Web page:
Last summer, Megan and I met for a drink in Fort Greene, Brooklyn when she was visiting New York. We reminisced a little bit about those misty Seattle days and dug right into the deep stuff, marveling at life’s surprises, heartbreaks, and astonishing speed. That’s the thing about a friend like Megan; we always pick up right where we left off. I’m so thankful to her for sharing her wit and wisdom here on Ad Alta Voce. Thank you, Megan!

Who would you say is your biggest musical influence? Why and how does s/he inspire you?
Eek! There are so many influences: songwriters, singers, bands, lyricists. As far as songwriters go, I adore Bruce Springsteen, [Bob] Dylan, Abbey Lincoln, the great American Songbook guys, Joni Mitchell, Radiohead (for their wash of guitars and magic), Gillian Welch (for the stories she tells). For singers, I love the great ladies of jazz: Abbey Lincoln, Nina Simone, Nancy Wilson, Dianne Reeves…I like a singer whose voice you recognize in an instant. I also love a great rock and roll voice, like Van Morrison. And don’t tell anyone, but Liam Gallagher’s voice shoots up my spine every time I hear it; he’s just so brash, unapologetic, and rock-and-roll. Bono, Mark Kozelek, Robert Plant, Feist, Goldfrapp, and, of course, The Beatles are still unparalleled in my mind. Even after all these years, and on every front: songwriters, vision, singing.

Can you describe your practice routine? What are your biggest priorities when you practice?
I always warm-up before diving into songs. [I’ve] been singing the same warm-up forever, and yet new ones do sneak in. It’s good to keep it fresh. It amazes me that I never get bored singing the same warm-ups. I just think singing is so bottomless, in the sense of what there is to explore: timbre, resonance, placement, vibrato, no vibrato, whisper, shout, beauty, and non-beauty, if that’s the way to say it.

After singing opera for so long, I found it very freeing to not always focus on beauty. I’m inspired by singers like Nina Simone or Janis Joplin, who used the voice to express much more than just beauty. I find it very freeing and very real to explore the range of sounds my voice can make beyond a technical idea of what it should be. I do sing with the guitar and piano a lot when working on/writing songs and accompanying myself, but it is also good to work with recorded tracks when making a record, to isolate the singing. I am working on a new EP right now and I am currently doing a lot of practicing/rehearsing with the track I’ve already laid down. I also sing a cappella a lot when prepping material; I don’t really know a song completely until I can sing it a cappella.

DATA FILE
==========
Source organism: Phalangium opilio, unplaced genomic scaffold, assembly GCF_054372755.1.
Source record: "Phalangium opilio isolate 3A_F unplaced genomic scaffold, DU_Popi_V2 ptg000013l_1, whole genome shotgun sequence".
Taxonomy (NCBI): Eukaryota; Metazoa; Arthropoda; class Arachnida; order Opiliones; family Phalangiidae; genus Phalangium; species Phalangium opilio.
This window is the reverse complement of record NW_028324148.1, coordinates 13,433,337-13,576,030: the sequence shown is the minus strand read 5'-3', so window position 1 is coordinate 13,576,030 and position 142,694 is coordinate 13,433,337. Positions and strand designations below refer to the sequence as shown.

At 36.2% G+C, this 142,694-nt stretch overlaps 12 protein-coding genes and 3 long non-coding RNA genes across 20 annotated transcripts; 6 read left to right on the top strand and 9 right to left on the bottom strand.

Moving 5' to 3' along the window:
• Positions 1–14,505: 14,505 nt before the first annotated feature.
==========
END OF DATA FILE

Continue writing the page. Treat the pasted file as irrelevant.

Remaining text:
If you had a time machine and could travel back in time to when you were first starting out, what advice would you give yourself about singing, life, and/or the music business in general?
I would have told myself to have more fun! Oh dear god, I took everything so seriously. I never realized how much of a marathon it is, not a sprint. And the world you live in—inside your head—creating stress, expectations, deadlines, metrics, can wear you down, or at least it wore me down until I found a better way to do it.

Right now I feel pretty focused on just making the music I want to hear and telling the stories I want to tell, and letting the chips fall where they may. I’ve become less and less “outwardly” success-oriented and more and more “inwardly” success-oriented. Not sure if that’s a good thing or not, but it feels more meaningful to me. [Ed. note: I’m right there with you, my friend, and it is SO. FREEING.]

We live in a DIY-era: in addition to performing and recording our music, we ALSO handle social media, book gigs, and perhaps juggle “side gigs” to keep the bills paid. In the face of all these obligations, time management can be hugely challenging. What are some of your favorite techniques for keeping everything in balance?
That’s a great question. I feel like I am always tweaking my system regarding all of this. It’s a work in progress. I’ve used the “Getting Things Done” method for years and it is a good one (book and method by David Allen). Right now I am focusing on doing (at least) one thing a day to move the record(s) forward. My mixing engineer, Jeff Jackson, has a tagline on his emails: “Music First.” For some reason, that really spoke to me the first time I saw it. Sadly, I realized how music definitely isn’t first for me many days when I am busy with so many other things. I am working on changing that.

I do find it intense to be promoting the new EP, recording the next one, working on writing new songs, teaching a ton to pay the bills, and also going into the studio to actually record. It’s like all of these things take a different skill set, and I’m constantly working on it all, simultaneously. Lately I’ve been making some music videos, too, because in the singer/songwriter/band world I’m in, that’s one way to get the music out. But talk about taking on a whole other art form: film, in order to promote the music. It’s a lot.

Finding good people to collaborate with helps a lot. At the same time, at the end of the day, I know I need to have the vision and momentum that is driving everything. That can feel exhilarating on good days and completely overwhelming on bad days.

Fun fact:
Hmmm, a guess a funny quirk is that I love children’s books. I have a beautiful collection and I am always on the lookout for a new gem. “The Want Monster” is a beautiful book by Chelo Manchego, whom I recently and unexpectedly met. Los Angeles is cool that way. I also love “We’re All Wonders” by R.J. Palacio. I also have a longtime meditation and mindfulness practice (over 20 years) that keeps me (mostly) sane.